The Joint Learning Network for Universal Health Coverage (JLN) is moving into its next phase of implementation with the launch of its vision and strategy for the next five years. The 2018-2022 strategy and vision underpin the JLN’s transition from a developing learning platform to an established community of practitioners – with an expanding focus on the application of global knowledge to accelerate UHC.
Since its inception in 2010, the JLN has come a long way. Starting out with six founding countries, the network has grown to a thriving membership of 31 countries as of today, with 17 of them full members. These members are increasingly engaging with the community to not only learn from each other but also to co-develop, adapt, and apply global knowledge in their own countries – fulfilling the mission of the JLN to drive country progress toward UHC.
The journey over the past eight years entailed focusing on innovating practitioner-to-practitioner joint learning while fostering a country-driven, country-led model of governance to ensure the JLN’s technical learning agenda is aligned with the priorities of its member countries.
Over the period, the JLN produced over 60 global public goods – 20 that were co-produced by member countries through the JLN’s innovative joint learning approach. At least 18 countries have adapted and used JLN knowledge and products to accelerate progress toward UHC.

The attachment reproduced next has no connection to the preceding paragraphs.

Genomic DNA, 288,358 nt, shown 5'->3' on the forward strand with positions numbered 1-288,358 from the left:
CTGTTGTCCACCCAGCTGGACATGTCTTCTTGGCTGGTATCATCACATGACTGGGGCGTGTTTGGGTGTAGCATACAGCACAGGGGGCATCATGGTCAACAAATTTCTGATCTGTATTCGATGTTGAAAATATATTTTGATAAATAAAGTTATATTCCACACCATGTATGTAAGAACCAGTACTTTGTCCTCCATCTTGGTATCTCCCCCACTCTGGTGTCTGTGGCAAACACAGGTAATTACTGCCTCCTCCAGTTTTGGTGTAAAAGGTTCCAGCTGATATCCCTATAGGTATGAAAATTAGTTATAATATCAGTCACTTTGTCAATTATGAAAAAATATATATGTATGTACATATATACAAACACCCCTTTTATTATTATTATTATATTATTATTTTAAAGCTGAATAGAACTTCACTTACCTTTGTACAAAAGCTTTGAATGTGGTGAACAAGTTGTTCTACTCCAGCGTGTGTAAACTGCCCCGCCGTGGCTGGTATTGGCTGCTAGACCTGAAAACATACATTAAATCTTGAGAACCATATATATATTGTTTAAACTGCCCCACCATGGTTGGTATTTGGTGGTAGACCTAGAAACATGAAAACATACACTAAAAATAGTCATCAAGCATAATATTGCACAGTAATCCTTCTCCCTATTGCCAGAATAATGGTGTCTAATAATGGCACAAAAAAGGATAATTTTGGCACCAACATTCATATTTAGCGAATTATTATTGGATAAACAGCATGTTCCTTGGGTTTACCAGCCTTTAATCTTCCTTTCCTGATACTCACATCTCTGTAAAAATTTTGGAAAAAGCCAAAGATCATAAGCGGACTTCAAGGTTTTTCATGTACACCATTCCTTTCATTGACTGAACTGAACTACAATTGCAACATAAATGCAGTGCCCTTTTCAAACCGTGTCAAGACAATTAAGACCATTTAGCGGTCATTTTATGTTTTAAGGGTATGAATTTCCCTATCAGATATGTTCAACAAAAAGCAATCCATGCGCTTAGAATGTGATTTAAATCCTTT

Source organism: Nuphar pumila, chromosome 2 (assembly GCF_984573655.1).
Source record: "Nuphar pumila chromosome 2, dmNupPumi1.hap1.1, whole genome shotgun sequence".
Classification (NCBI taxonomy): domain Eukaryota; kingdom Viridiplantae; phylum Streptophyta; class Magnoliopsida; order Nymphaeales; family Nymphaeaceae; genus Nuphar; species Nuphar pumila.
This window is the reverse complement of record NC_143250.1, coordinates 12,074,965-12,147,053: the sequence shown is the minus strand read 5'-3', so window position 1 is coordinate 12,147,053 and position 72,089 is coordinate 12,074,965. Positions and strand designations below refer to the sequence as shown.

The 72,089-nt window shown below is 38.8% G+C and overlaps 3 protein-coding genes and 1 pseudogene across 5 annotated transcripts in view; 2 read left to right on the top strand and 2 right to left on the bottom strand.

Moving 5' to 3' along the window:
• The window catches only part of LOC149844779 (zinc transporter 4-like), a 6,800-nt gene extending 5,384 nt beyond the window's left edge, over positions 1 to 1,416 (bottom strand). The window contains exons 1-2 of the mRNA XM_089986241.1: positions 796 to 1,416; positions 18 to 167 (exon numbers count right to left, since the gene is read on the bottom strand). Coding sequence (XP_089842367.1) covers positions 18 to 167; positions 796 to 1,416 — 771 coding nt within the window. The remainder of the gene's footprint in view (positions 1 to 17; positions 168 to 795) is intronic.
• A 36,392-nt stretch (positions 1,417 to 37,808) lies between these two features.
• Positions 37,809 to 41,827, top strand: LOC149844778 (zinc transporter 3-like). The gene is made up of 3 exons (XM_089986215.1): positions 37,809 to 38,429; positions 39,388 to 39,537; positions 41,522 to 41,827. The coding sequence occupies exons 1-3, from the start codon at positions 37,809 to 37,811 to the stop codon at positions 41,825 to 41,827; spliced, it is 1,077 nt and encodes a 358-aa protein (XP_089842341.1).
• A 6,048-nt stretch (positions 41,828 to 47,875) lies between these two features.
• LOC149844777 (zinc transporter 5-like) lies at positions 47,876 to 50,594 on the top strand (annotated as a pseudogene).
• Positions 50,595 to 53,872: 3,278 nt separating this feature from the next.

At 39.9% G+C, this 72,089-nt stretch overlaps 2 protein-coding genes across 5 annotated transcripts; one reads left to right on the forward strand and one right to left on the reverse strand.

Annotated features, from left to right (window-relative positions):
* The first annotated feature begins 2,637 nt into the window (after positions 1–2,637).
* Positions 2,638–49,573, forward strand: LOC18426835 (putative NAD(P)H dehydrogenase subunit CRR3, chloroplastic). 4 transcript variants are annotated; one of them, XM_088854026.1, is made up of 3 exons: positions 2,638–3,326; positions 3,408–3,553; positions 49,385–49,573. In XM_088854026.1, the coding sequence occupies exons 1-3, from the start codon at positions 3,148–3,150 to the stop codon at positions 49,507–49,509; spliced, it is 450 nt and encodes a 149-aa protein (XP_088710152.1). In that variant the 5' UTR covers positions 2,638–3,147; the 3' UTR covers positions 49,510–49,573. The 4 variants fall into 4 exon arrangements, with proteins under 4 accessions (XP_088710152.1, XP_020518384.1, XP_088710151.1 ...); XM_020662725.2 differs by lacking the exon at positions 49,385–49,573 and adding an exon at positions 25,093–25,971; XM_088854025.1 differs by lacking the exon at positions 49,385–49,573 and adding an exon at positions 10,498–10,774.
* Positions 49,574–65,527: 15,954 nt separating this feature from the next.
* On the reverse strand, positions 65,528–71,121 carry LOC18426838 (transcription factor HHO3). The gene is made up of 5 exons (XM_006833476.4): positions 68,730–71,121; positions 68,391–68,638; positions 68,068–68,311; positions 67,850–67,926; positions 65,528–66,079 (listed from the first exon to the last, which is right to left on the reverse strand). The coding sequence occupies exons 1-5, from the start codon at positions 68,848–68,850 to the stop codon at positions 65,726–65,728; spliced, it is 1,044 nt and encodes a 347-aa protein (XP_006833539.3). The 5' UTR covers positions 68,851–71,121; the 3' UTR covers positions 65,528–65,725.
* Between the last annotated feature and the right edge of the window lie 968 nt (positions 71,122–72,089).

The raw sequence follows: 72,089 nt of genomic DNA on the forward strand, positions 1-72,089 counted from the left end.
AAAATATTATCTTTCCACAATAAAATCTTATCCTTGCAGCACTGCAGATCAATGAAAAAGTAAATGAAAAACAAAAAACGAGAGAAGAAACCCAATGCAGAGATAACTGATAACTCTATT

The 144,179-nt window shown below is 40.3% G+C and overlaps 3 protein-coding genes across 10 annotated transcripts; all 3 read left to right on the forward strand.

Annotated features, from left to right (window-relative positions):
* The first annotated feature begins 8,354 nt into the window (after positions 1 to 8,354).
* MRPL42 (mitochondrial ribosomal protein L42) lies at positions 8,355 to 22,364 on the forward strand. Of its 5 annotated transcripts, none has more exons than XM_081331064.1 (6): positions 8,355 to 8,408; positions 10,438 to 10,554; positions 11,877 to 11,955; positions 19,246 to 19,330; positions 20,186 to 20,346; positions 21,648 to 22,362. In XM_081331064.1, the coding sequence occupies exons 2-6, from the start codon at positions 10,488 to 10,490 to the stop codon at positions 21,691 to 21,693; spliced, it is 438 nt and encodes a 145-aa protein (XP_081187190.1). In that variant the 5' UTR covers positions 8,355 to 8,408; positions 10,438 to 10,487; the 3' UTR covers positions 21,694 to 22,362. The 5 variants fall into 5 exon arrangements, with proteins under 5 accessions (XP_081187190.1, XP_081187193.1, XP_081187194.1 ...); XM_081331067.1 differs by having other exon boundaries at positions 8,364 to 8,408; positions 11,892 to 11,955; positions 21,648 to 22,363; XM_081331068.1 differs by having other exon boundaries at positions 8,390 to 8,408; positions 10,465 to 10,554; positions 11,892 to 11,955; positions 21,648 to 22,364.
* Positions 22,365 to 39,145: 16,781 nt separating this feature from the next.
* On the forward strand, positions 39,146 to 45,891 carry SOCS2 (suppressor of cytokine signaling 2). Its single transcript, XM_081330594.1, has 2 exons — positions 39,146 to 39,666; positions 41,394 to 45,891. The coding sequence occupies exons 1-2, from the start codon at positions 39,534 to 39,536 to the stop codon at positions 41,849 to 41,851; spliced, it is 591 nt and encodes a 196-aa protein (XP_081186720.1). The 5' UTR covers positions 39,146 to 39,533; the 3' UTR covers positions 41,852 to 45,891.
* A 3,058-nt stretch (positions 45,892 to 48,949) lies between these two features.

Going forward, the JLN’s 2018-2022 Vision and Strategy will guide the next phase of the JLN, as collectively envisioned by the member countries. Developed by a working group of country members from the JLN Steering Group and shaped by inputs from all the members of the network, the JLN Strategy prioritizes the following goals:
- Strengthen the JLN’s role in the global UHC space as a leading source of action-oriented knowledge on how to implement UHC
- Maintain alignment of the network’s technical topics for joint learning with the demand of its member countries
- Foster partnerships to support technical priorities and promote institutional and financial sustainability of the network
To meet these strategic goals, the JLN has adapted its administration model to allow for increased support for country adaptation and application of JLN tools and knowledge, and a stronger fundraising capacity.
In the new network administration model, the roles of ACCESS Health, Results for Development (R4D) and the World Bank – co-founders and key partners in the development, coordination, and facilitation of the JLN since its inception – will evolve. Continuing as core partners of the JLN, their roles will focus on technical facilitation and innovative joint learning approaches, with an increased ability to respond to the network’s expanding technical priorities. In addition, the World Bank will enhance its role of supporting country members to effectively participate in the JLN and to translate JLN learning to the country context.
The JLN also welcomes a new partner, Management Sciences for Health (MSH) to support its network management. Selected as the JLN Network Manager by the Steering Group, MSH is a U.S.-based nonprofit organization with more than 45 years of experience in partnering with countries to build stronger health systems.
With a 2018-2022 strategy and an adapted administration framework in place, the JLN is positioned for an exciting next five years to further evolve as the leading global platform for actionable UHC knowledge.